For the past five years, the website Funny or Die has featured countless hilarious shorts starring celebrities that demonstrate two things: online video is now one of the easiest ways to reach millions of eyeballs across the social spectrum, and pop culture’s biggest talents frequently have too much time on their hands. Enter Wake the Beast, a nonprofit that aims to use that same abundance of time and talent in “Liberal Hollywood” (WTB’s term, in ironic scare quotes, of course) for a more noble cause: reshaping the progressive political conversation.
Wake the Beast was founded less than a year ago by Andrew Epstein--who produced some of Funny or Die’s first content--and former Alliance for Climate Protection staffer Danny De Bonis, whose 2010 “Earth Day Remix” featuring Biz Markie has been viewed over a million times on YouTube. After meeting through mutual friends, the two teamed up to rectify what they saw as the three main ways that your average nonprofit is currently getting viral video wrong. “The first is that they don’t have the budget,” De Bonis explains. “And at the same time, they rarely have in-house talent to make it themselves. What ends up happening is they get an intern who’s maybe used iMovie once, or someone has a cousin who does wedding videos.” His second complaint will be familiar to anyone who’s ever tried to be creative in a corporate environment: “These organizations have a lot of internal bureaucracy,” he says. “It’s really hard to make creative content come out of that. From my own experience, ideas would get watered down and be committeed to death. Everything had to be rubber-stamped by all the directors, all the lawyers, and what came out was not the same thing as what went in.”
Finally, De Bonis sees an inherent fear of risk-taking holding many organizations back from creating something impactful. “They have their own brands that they need to protect,” he says. “As an independent nonprofit, we can make content that a lot of these organizations would be shy of, or unable to get approved.” To that end, both De Bonis and Epstein say they have no intention of becoming a progressive ad agency or working as contract labor for a campaign. “At the end of the day, if they hire us, then they have creative control,” De Bonis says. “We want the independence to make the content that we know is the best, and not worry if it’s too hot to handle for the flagship campaign or nonprofit. We are just concerned citizens who care about these issues, acting on our own.”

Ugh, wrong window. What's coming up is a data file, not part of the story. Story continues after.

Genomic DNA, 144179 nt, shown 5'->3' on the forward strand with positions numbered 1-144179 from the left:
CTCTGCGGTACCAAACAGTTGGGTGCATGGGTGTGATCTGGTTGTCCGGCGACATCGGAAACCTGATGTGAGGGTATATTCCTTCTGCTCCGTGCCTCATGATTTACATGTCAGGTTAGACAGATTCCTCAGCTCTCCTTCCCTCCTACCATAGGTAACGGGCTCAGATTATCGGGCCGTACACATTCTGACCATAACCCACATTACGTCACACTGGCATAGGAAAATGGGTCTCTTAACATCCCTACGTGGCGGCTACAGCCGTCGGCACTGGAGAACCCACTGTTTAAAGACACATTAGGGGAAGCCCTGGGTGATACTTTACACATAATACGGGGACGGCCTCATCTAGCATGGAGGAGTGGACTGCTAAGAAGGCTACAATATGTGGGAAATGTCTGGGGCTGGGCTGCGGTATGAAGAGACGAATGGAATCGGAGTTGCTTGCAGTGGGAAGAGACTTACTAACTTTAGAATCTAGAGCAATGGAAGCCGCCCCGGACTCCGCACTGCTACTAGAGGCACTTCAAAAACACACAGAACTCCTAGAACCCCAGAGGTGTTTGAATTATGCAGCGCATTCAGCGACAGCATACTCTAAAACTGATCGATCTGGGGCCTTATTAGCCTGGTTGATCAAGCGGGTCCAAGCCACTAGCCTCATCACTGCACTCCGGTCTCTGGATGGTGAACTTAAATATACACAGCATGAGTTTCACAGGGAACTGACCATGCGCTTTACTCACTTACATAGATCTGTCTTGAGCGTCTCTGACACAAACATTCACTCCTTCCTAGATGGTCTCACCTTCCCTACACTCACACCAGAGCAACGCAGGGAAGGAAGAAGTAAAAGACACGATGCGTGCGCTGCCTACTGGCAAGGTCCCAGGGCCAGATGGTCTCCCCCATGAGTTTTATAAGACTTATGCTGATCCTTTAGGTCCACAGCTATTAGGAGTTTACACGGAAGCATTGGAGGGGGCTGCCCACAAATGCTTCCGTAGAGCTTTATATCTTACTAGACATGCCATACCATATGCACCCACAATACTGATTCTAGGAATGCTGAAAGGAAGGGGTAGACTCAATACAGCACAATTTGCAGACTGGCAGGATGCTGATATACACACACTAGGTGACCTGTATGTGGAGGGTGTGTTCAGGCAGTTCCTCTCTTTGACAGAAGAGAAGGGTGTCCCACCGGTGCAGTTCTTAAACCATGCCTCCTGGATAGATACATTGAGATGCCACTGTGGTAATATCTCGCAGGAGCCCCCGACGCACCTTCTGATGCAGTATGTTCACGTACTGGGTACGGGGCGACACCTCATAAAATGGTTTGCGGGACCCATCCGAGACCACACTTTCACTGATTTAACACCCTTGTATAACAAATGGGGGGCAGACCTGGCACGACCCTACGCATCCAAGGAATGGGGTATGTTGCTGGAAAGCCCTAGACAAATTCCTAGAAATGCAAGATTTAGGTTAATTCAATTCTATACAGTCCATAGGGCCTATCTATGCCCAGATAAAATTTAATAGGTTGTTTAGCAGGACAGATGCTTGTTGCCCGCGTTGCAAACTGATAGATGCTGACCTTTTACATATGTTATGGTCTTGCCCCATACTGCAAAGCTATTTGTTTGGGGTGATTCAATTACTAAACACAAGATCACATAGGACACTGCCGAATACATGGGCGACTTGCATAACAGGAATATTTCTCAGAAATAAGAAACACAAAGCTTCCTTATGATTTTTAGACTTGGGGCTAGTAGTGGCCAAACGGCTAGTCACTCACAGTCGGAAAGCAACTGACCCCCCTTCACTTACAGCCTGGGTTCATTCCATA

And despite their Hollywood connections, Wake the Beast also harbors no plans to become your newest source for, say, James Franco overexposure. “Celebrity can work on certain issues, but celebrities come with their own baggage,” Epstein says. “We’re trying to engage writers and directors who basically get paid to create interesting narratives every single day. We’d like to be a production house for creatives that come to us and say, ‘I have this really good idea about this issue. I’d like to do something.’” Perhaps by tapping into this new talent pool, they can avoid one other massive pitfall of any cause-oriented content: the crushing fatigue that comes when an audience is whacked on the head with The Serious Issues, over and over. (And over.) “I think that can be a consequence of too much doom and gloom,” De Bonis says. “We need to make people laugh about these issues sometimes, as a way to keep them engaged. I see online video as a way for organizations to give their constituents content that’s interesting. Not just, ‘Here’s an email, here’s a petition.’ You need to get people riled up.”
One of the first Wake the Beast productions will be a women’s rights video created by director Mo Perkins and writer/actress Mary Elizabeth Ellis (from It’s Always Sunny in Philadelphia); WTB board member and 50/50 screenwriter Will Reiser is working on a series of videos focused on swing states for the November election. And regardless of this fall’s election outcome, De Bonis and Epstein say they intend to stick around for a while. “There’s still a lot of work to be done on the environment, on marriage equality, on women’s rights,” De Bonis says. “People need to put pressure on our decision-makers to make the right decisions. We want to try to influence the debate, and move the needle on these issues that we care about. They don’t go away once a candidate gets elected.”